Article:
The Aging Indoor Cyclist, Part 2: Younger Next Year

I am referencing an important book in this second article in our series on aging: Younger Next Year, by Chris Crowley and Henry S. Lodge, M.D. There is also a companion edition, Younger Next Year for Women.

This book is required reading for my personal training clients. Almost without exception, they have come back to me and told me that the book is life-changing for them. If you are older than 50, or if you are working with people older than 50, I want you to read this book.

The book is especially important to the subject of teaching indoor cycling to older adults because it gives practical meaning to a new scientific understanding of aging at the cellular level.

According to the authors, about 70% of aging is a matter of choice, not inevitable decline. The tide, they say, of aging is inevitable but it is not so strong that it can’t be slowed—maybe even reversed a bit—by a few simple behaviors.

Remember that our bodies are an old design. Older than you may even think. Our bodies come from combinations of bacteria formed billions of years ago. The cells that result speak their own language—the language of primitive chemical and electrical impulses.

These cells run our bodies and we now have the knowledge to influence them. We now know how to “talk” to our cells in the only language they can understand.

The language that our bodies understand is the language of “survival of the fittest,” the language of “hunter-gatherer,” the physical language of work.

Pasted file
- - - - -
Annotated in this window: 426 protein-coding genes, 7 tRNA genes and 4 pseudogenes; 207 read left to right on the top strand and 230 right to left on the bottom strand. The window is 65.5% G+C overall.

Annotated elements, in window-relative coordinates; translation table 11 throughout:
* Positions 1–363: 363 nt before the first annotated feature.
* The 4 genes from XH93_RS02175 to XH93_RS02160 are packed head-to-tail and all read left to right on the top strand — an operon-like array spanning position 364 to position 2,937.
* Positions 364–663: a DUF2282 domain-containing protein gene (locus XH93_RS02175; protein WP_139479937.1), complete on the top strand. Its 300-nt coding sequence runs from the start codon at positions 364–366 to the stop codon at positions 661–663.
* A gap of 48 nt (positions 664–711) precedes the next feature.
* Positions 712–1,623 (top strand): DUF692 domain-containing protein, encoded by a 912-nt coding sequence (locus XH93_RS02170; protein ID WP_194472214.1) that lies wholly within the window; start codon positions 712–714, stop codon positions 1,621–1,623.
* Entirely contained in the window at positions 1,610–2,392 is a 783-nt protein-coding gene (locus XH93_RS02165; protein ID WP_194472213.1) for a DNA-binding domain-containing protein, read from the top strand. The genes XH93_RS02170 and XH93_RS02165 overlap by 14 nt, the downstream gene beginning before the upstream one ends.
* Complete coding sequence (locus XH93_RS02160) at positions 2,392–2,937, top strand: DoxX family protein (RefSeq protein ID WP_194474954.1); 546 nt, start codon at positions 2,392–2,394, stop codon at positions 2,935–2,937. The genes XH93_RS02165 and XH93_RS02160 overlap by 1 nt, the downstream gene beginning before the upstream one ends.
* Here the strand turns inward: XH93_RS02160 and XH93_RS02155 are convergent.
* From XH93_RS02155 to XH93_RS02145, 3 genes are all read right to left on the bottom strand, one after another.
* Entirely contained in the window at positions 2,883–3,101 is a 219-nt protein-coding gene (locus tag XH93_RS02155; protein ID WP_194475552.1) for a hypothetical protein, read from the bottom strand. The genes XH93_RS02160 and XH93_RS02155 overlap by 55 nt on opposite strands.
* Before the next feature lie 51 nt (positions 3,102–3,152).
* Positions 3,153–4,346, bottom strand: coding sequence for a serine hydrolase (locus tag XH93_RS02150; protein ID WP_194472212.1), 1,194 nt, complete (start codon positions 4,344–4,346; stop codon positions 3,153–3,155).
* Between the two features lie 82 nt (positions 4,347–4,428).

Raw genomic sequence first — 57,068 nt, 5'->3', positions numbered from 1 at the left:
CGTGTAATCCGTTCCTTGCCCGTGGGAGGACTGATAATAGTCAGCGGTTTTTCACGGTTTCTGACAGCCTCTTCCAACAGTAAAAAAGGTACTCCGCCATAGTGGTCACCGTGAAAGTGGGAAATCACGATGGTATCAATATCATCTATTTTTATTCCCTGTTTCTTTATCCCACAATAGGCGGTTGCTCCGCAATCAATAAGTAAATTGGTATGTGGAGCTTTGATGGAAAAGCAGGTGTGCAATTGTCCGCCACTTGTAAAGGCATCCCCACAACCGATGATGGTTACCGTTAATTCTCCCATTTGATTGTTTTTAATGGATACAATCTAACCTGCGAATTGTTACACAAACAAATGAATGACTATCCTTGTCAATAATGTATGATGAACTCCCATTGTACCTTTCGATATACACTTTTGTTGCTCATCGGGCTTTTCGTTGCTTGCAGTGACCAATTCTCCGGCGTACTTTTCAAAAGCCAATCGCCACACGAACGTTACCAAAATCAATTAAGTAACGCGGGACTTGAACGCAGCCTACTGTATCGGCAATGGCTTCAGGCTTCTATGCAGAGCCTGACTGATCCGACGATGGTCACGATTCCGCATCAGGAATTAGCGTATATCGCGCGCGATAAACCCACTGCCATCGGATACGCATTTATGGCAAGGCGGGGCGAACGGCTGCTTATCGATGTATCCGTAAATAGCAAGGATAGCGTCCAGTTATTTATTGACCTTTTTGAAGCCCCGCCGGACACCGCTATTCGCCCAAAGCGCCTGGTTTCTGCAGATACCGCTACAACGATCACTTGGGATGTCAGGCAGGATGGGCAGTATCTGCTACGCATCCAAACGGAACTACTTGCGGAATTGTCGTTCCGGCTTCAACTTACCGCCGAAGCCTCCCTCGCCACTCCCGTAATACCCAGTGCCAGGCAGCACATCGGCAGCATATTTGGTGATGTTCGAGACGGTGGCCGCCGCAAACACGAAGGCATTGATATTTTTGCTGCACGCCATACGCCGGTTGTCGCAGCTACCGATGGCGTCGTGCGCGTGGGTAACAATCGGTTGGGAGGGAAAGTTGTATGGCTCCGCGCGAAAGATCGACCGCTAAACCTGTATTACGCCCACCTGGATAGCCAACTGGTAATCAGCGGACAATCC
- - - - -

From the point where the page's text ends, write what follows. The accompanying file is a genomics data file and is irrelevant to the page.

But don’t despair. This doesn’t mean that we all have to go back to hunting our dinner.

8 Responses to “The Aging Indoor Cyclist, Part 2: Younger Next Year”

  1. JordanaHart says:

    Reading the book. Amazing book. Has changed my outlook and I am sharing with everyone I know. I now think about my cells and my circulation when I ride and teach. Thank you!

  2. tracy beardsley says:

    Hi Bill, thanks for the great article, I just shared it with my clients and I thought I should share with you one of their comments after reading it:)”Thanks for this information, and for the article. I have to take issue with #4, though. Not the don’t eat crap part, but food is more than fuel for many of us in a positive way. It’s a way to appreciate our senses (taste, touch, sight, smell), and to engage with others socially and bring people and families together. A more conscious relationship to food as more than mere fuel can bring a lot of pleasure in life. Just my two cents. :)” I have to say I agree with her but understand the message:)

    • Bill Roach says:

      Hi Tracey. I love your reply. You raise a good point. The specific language referred to is mine and not the authors. And on rereading it, I see your members point. It’s all about balance, isn’t it? Not perfection. Bravo on a good point in the didcussion.

  3. Colleen O'Brien says:

    I adore my older riders and will now be guided by these wonderful rules. I bought the book, too, as I am over 50 and willing to learn as much as I can to age gracefully. Great article, Bill. Thank you.

  4. RichardNewman says:

    This was just great! I am a 64 year young Johnny-G trained cycling instructor at Westchester and Culver-Palms YMCA in LA, teaching (or subbing) an average of five classes per week. Working at the Y is great because the instructor is not just teaching to the “choir” of hardbodies, we see all ages from 12 to 80 or more and all fitness levels. Very family oriented. Thanks for the tips; I guess we’ll be cycling at 90!!!

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